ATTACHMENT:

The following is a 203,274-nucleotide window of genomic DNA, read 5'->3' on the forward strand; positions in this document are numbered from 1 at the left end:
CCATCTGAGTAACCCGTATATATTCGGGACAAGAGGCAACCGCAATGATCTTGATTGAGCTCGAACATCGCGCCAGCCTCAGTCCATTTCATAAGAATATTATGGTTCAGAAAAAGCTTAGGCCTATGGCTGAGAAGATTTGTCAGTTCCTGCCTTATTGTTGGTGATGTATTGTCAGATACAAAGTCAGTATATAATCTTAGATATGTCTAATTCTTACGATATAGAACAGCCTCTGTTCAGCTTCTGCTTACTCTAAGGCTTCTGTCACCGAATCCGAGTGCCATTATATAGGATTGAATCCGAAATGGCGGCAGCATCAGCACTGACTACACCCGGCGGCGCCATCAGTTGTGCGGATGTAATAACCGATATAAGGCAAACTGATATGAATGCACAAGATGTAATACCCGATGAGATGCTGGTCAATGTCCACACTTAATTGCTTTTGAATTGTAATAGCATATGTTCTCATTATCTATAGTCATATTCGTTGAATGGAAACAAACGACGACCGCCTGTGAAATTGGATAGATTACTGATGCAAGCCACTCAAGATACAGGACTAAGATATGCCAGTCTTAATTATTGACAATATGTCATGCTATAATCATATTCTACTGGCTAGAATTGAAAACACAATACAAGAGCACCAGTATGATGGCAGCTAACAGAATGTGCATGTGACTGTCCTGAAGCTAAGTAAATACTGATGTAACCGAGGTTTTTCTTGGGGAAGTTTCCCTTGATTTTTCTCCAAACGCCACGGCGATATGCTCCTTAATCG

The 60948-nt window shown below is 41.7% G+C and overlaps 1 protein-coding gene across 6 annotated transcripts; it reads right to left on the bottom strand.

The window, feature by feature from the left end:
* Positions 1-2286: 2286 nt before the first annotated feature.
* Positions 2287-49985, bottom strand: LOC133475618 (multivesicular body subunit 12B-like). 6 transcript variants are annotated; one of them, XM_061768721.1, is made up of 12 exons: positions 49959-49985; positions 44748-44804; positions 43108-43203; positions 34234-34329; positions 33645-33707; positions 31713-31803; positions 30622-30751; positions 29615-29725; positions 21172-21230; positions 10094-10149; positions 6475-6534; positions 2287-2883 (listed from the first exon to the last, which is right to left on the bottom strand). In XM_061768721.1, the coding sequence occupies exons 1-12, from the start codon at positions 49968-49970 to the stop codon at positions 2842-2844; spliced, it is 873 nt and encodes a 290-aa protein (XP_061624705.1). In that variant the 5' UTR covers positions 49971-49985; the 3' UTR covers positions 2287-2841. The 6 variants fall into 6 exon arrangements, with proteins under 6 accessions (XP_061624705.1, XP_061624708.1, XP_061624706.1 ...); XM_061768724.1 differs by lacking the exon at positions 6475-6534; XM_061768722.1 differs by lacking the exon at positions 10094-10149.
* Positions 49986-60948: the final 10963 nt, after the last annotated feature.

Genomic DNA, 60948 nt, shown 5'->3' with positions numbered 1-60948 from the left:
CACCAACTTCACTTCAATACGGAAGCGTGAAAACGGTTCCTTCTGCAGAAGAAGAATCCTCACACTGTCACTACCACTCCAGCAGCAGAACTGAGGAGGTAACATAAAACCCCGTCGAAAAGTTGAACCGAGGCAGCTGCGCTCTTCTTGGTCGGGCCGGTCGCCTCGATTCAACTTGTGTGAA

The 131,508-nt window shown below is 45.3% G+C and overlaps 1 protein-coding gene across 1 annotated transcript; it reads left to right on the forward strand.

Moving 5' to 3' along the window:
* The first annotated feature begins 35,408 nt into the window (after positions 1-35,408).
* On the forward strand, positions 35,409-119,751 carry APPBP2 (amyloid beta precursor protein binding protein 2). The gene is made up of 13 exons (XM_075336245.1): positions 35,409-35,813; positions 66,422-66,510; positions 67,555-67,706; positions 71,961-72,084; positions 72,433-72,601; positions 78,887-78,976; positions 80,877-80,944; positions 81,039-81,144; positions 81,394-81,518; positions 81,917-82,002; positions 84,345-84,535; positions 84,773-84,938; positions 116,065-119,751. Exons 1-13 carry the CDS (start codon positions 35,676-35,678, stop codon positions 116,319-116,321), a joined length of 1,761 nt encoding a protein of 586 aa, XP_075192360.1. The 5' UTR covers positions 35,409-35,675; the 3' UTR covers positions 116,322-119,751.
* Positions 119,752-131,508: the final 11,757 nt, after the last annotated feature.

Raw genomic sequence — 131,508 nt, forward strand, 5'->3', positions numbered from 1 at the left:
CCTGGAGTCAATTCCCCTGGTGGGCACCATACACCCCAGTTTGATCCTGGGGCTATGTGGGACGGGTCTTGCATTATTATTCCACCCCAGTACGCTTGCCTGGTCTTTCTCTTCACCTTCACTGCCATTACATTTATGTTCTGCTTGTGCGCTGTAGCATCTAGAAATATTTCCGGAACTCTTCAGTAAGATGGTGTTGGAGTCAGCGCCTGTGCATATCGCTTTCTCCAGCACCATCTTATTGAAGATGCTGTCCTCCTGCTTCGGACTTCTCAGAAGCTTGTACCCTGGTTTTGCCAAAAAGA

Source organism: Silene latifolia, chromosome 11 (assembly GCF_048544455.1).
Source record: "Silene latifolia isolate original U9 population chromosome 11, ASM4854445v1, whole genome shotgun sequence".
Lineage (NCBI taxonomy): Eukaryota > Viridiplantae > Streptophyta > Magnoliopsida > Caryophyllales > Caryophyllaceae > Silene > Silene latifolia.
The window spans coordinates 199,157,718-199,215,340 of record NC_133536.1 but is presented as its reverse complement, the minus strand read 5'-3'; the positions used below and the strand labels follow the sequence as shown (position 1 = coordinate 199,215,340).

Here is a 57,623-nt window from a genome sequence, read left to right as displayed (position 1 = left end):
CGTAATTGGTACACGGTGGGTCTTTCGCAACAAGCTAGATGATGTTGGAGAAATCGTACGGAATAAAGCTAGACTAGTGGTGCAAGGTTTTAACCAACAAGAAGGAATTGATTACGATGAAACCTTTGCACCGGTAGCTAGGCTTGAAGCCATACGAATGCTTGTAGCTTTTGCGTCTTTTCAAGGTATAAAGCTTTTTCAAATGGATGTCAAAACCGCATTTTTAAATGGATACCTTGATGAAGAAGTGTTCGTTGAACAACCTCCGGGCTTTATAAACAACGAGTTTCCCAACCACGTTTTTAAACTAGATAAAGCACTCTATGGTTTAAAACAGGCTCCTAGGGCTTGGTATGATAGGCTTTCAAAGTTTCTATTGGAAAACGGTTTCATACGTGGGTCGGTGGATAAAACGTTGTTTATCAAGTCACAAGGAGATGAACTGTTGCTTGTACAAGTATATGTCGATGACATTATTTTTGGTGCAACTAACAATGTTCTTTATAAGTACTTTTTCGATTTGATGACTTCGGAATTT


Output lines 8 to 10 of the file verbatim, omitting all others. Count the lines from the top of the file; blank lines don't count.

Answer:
Genomic DNA, 60948 nt, shown 5'->3' with positions numbered 1-60948 from the left:
CACCAACTTCACTTCAATACGGAAGCGTGAAAACGGTTCCTTCTGCAGAAGAAGAATCCTCACACTGTCACTACCACTCCAGCAGCAGAACTGAGGAGGTAACATAAAACCCCGTCGAAAAGTTGAACCGAGGCAGCTGCGCTCTTCTTGGTCGGGCCGGTCGCCTCGATTCAACTTGTGTGAA

The 131,508-nt window shown below is 45.3% G+C and overlaps 1 protein-coding gene across 1 annotated transcript; it reads left to right on the forward strand.